Exercise During Cancer Treatment Gives Some Patients a Boost

Cancer patients can stay strong by remaining active during cancer.

BY MELISSA GASKILL
PUBLISHED: SEPTEMBER 15, 2012
Sara L. B. Brown, an artist and mother of two in Colorado, didn’t exercise regularly before she received a diagnosis of metastatic breast cancer. But then her oncologist told her that patients who ran seemed to survive the longest.  

“I started running while recovering from chemo, first just short distances, then gradually going farther until I could make a mile without stopping,” Brown says. Exercising gave her more energy, and she found that the mental toughness gained from running—that effort required to keep going—helped her deal with long, sometimes unpleasant procedures as well. 

“When I get the shoes back on and exercise, it makes me stronger mentally and helps me recover faster physically,” Brown says. “Pushing myself helped me heal and get back to where I needed to be.”

Pushing myself just a little farther and a little faster, I learned to say ‘no’ to my body when it wanted to give up on me, and push on to where I had no idea I could be.

Gary T. Kimmel, MD, founder of Cancer Foundation for Life in Tyler, Texas, says there is compelling data on the benefits of exercise during cancer treatment. Some of the most important benefits may be psychological. 

“A major factor during and following chemo, demonstrated repeatedly, is the influence the cancer experience has on your mood and perspective,” Kimmel says. Exercise can be “just as effective as drug therapy in elevating mood and managing that aspect of the experience.”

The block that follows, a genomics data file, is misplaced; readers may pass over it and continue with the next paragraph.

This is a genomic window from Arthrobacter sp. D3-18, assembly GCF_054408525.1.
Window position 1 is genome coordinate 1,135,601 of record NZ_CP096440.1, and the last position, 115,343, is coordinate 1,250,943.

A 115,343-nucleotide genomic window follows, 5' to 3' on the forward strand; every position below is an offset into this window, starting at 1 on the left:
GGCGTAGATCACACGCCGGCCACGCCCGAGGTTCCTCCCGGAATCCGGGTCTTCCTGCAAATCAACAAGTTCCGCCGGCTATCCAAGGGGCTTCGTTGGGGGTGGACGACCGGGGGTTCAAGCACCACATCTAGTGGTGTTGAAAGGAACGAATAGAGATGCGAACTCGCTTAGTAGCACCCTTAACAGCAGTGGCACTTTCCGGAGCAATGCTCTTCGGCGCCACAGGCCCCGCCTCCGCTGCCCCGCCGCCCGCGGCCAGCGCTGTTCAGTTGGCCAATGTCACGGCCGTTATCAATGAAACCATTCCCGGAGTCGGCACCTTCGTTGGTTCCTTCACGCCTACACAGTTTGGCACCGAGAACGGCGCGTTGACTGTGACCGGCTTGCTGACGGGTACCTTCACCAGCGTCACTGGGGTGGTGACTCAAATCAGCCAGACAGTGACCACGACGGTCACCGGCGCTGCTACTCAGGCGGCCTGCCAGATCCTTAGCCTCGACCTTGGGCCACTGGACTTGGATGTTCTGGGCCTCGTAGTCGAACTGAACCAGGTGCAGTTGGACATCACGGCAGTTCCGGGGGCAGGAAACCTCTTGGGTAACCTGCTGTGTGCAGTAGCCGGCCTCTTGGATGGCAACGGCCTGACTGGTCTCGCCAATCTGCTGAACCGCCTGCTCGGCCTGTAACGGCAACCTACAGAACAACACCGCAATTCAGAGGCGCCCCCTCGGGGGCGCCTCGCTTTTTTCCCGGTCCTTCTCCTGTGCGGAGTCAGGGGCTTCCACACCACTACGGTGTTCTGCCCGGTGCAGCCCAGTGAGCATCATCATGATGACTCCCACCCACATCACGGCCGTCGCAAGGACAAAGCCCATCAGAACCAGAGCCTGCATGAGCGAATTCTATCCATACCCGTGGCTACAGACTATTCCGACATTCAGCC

“When someone gets a diagnosis of cancer and begins that journey, it’s all about what they are going to do to you,” he explains. “You depend on others to treat you and get you well.” But when patients hear that they can participate in their care, they begin to perceive themselves as survivors. 

[Find exercise program for cancer patients and survivors]

“Being active gives you a sense of self-control,” Doyle says. “It is great to have control over something during a trying, difficult time when there is such a sense of loss of control over so many things.”

Brown says exercise helped her develop perseverance. “Pushing myself just a little farther and a little faster, I learned to say ‘no’ to my body when it wanted to give up on me,” she says, “and push on to where I had no idea I could be.”

Anna L. Schwartz, PhD, a researcher at Idaho State University and a family nurse practitioner who specializes in oncology and pain management, says exercise also helps with body image, self-esteem and anxiety, as well as depression during treatment. “Exercise boosts endorphins. It’s recommended for healthy people who have mild to moderate depression and is known to decrease mild depression. It has the same effect in cancer patients.”

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